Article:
by the goodness of our Lord, 
          walk in the same path. 
It would be tedious to write 
    of these and many other things, 
yet not unprofitable, 
for those who come in from time to time 
   are hereby encouraged 
to follow in their steps
However, if our Lord will have it done, 
   the superiors might order the prioresses 
to put them in writing. 
4. The love of solitude. — 
4. I, wretch that I am, 
  was living among these angelic souls. 
I think they were nothing less, 
  for they concealed from me, 
no fault, 
  however interior; 
       - the graces, 
       - the high desires
       - detachment 
  which our Lord gave them, 
       were exceedingly great. 
Their joy was in being  alone, 
they assured me 
    they were never long enough alone; 
and so they looked on it as a torment
   whenever any one came to see them, 
even though it were a brother. 
She who had the most opportunities 
   of being alone in a  hermitage 
considered herself the happiest. 
5. The Saint's longing. — 
5. Very often, 
when thinking 
      - of the great worth of  these souls, 
      - of the great courage 
                — certainly a greater courage 
                than that of women — 
      which God gave them
           that they might 
                - bear suffering 
                - serve Him,

   it would often strike me
      that it was for some great end 
   that He gave them this wealth. 

But what came to pass afterwards 
    never entered into my mind, 
for then it seemed impossible, 
    because there was no reason 
           in the world 
    for imagining it; 
still, as time went on, 
    my desires to do something 
for the good of some soul or other 
    grew more and more, 
and very often I looked on myself 
   as on one 
   - having great treasures in her keeping
         wished all to have the benefit of it, 
   - but whose hands were restrained 
         from distributing it
Accordingly it seemed to me 
   that my soul was in bonds, 
   for the graces our Lord gave me 
        during those years 
               were very great, 
    all of which 
         seemed to be wasted in me. 
I waited on our Lord always 
   with my poor prayers, 
and got my sisters 
    to do the same, 
    to have a zeal 
         for the good of souls, and 
         for the increase of the Church
they always edified every one 
   who conversed with them
and herein my great longings were satisfied. 

6. Fray A. Maldonado. — 
6. After four years 
              — I think a little more —
there came to see me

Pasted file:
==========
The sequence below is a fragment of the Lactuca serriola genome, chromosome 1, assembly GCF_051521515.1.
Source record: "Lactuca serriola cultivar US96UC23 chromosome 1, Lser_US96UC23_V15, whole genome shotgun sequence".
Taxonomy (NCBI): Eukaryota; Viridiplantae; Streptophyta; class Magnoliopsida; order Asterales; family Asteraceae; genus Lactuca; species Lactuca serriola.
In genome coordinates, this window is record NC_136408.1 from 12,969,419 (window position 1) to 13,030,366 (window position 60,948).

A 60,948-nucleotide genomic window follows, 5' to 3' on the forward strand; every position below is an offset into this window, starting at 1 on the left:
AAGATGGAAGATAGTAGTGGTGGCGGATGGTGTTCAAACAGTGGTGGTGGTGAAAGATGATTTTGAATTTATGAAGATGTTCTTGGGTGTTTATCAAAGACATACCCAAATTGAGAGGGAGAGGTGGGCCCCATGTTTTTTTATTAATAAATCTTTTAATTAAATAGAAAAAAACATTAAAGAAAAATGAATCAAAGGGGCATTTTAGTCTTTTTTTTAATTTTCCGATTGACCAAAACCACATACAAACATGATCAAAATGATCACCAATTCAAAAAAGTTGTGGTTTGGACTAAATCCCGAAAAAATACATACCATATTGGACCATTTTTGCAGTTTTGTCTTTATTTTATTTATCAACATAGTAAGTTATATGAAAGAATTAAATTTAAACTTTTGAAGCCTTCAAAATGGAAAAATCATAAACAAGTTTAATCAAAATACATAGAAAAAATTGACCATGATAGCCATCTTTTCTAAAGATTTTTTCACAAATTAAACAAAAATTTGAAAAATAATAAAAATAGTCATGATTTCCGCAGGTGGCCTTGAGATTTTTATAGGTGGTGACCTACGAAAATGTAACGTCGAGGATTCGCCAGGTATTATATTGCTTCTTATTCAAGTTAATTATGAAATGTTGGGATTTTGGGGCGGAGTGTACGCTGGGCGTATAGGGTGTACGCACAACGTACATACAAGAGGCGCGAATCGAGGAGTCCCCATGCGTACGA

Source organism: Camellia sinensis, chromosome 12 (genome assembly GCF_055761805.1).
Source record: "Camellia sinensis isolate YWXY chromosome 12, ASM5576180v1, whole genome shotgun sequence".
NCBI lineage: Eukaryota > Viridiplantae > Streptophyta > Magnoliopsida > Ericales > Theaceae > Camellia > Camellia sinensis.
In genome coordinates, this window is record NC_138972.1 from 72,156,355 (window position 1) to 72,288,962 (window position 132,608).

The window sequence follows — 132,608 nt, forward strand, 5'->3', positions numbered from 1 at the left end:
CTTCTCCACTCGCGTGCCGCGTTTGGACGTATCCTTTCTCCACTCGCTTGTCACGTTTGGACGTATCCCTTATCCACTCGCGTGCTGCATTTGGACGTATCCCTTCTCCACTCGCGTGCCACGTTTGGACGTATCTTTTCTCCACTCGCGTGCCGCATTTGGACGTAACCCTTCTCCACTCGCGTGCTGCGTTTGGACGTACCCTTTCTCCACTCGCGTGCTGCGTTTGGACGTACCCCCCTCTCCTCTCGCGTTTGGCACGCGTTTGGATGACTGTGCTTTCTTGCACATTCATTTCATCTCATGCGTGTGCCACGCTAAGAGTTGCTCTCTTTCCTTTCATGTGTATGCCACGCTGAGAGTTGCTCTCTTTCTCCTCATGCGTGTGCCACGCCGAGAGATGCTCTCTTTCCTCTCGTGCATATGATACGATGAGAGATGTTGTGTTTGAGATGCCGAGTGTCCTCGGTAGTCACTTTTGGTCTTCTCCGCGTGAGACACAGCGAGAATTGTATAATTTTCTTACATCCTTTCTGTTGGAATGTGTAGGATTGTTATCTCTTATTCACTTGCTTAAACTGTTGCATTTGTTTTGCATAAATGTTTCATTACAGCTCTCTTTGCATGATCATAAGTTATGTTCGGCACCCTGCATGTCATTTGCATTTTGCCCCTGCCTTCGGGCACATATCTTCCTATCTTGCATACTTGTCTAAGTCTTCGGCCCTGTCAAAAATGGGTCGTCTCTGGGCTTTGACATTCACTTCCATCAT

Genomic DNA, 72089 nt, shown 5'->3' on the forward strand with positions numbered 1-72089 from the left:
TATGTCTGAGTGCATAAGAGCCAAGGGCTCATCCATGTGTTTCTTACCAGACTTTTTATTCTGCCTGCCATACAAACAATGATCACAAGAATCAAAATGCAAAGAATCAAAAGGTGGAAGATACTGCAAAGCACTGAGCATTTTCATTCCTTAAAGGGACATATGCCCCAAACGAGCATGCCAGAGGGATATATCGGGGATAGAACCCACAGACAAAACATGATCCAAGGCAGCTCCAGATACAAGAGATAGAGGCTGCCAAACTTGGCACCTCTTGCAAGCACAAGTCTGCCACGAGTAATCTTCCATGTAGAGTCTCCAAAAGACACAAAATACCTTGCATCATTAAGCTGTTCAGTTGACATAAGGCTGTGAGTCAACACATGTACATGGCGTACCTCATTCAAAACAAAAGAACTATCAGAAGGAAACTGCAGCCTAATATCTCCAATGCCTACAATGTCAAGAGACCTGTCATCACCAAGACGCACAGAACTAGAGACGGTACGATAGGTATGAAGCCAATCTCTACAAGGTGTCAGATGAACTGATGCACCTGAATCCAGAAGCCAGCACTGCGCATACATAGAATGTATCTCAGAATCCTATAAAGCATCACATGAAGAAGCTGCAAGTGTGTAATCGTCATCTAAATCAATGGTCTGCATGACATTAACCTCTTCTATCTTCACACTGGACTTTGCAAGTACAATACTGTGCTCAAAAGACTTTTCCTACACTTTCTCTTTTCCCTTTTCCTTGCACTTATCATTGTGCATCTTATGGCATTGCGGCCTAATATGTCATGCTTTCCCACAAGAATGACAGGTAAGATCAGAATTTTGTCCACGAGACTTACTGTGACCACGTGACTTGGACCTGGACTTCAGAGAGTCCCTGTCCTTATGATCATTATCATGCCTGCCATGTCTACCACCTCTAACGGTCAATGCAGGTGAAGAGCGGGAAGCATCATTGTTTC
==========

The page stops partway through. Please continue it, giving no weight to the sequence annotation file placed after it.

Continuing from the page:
a Franciscan friar, Father Maldonado,
     a great servant of God, 
  having the same desires
     that I had for the good of souls
He was able to carry his into effect, 
  for which I envied him enough. 
He had just returned from the Indies. 
He began by telling me 
   of the many millions of souls there 
perishing through the want of  instruction,
   and preached us a sermon  
encouraging us to do penance, 
   and then went his way. 
I was so distressed 
  because so many souls were perishing
that I could not contain myself. 
I went to one of  the hermitages, 
   weeping much, 
and cried unto our  Lord, 
    beseeching Him to show me
                  when the devil was carrying 
                  so many away, 
       - how I might do something 
             to gain a soul for His service
       - how I might do something by prayer 
             now that I could do nothing else, 
   I envied very much those 
      who for the love of our Lord 
   could employ themselves
       in this work for souls, 
   though they might suffer a thousand deaths. 
Thus, when I am reading 
       in the lives of the saints 
   how they converted souls
       I have 
              more devotion, 
              more tenderness and envy, 
       than when I read all the pains 
              of martyrdom they underwent; 
       for this is an attraction 
       which our Lord has given me
and I think He prizes one soul 
    which of His mercy 
we have gained for Him 
     by our prayer and labour
 more than all the service 
     we may render Him. 

       Note to Paragraph #6
       regarding Fray A. Maldonado

    "Saint Teresa writes of  A. Maldonado 
     which may stand 
       either for Alphonso
     as her editors have thought, 
       or for Antonio
 The former ( Fr. Alphonso Maldonado) 
 belonging to the province 
 of S. James of the Franciscan Order was
   Apostolic preacher  and 
   Commissary General of the West Indies. 
 He dedicated to Philip II 
 a book written in Spanish 
 for the defence of the Religious orders, 
 entitled, "Defensa de los Pequehos". 
 [Oeuvres completes de Sainte Terese de Jesus. 
 Traduction nouvelle par les Carmelites 
 du premier monastere de Paris. 
 Paris, 1909, t. in., p. 58 n.1]. 
 The latter ( Fr. Antonio Maldonado)
 was actually carrying on missionary work 
 in the West Indies and had returned shortly 
 before the interview took place. 
 [ Kindly communicated 
   by Rev. Fr. Thaddeus, O.F.M. ] "

7. A Divine locution. 
7. During this great distress 
    I was one night in prayer, 
when our Lord 
     - appeared to me 
           in His wonted manner, 
    - shewed me great love, 
          as if he wished to comfort; 
He then said to me, 
   'Wait a little, my child, 
    and thou shalt see great things.' 
These words were so impressed 
  on my heart 
that I could not forget them; 
and though I 
   - could not find out, 
       after long thinking over them, 
      what they could mean, 
  - did not see any way 
        even to imagine it, 
I was greatly comforted, 
    and fully persuaded
that the words would be found true; 
but it never entered my imagination 
   how they could be. 
Another six months went by 
     — so I think and believe — 
and then that happened 
    which I will now relate. 
         End of Chapter 1
                 of the 
     Book of the Foundations 


Anonymous said...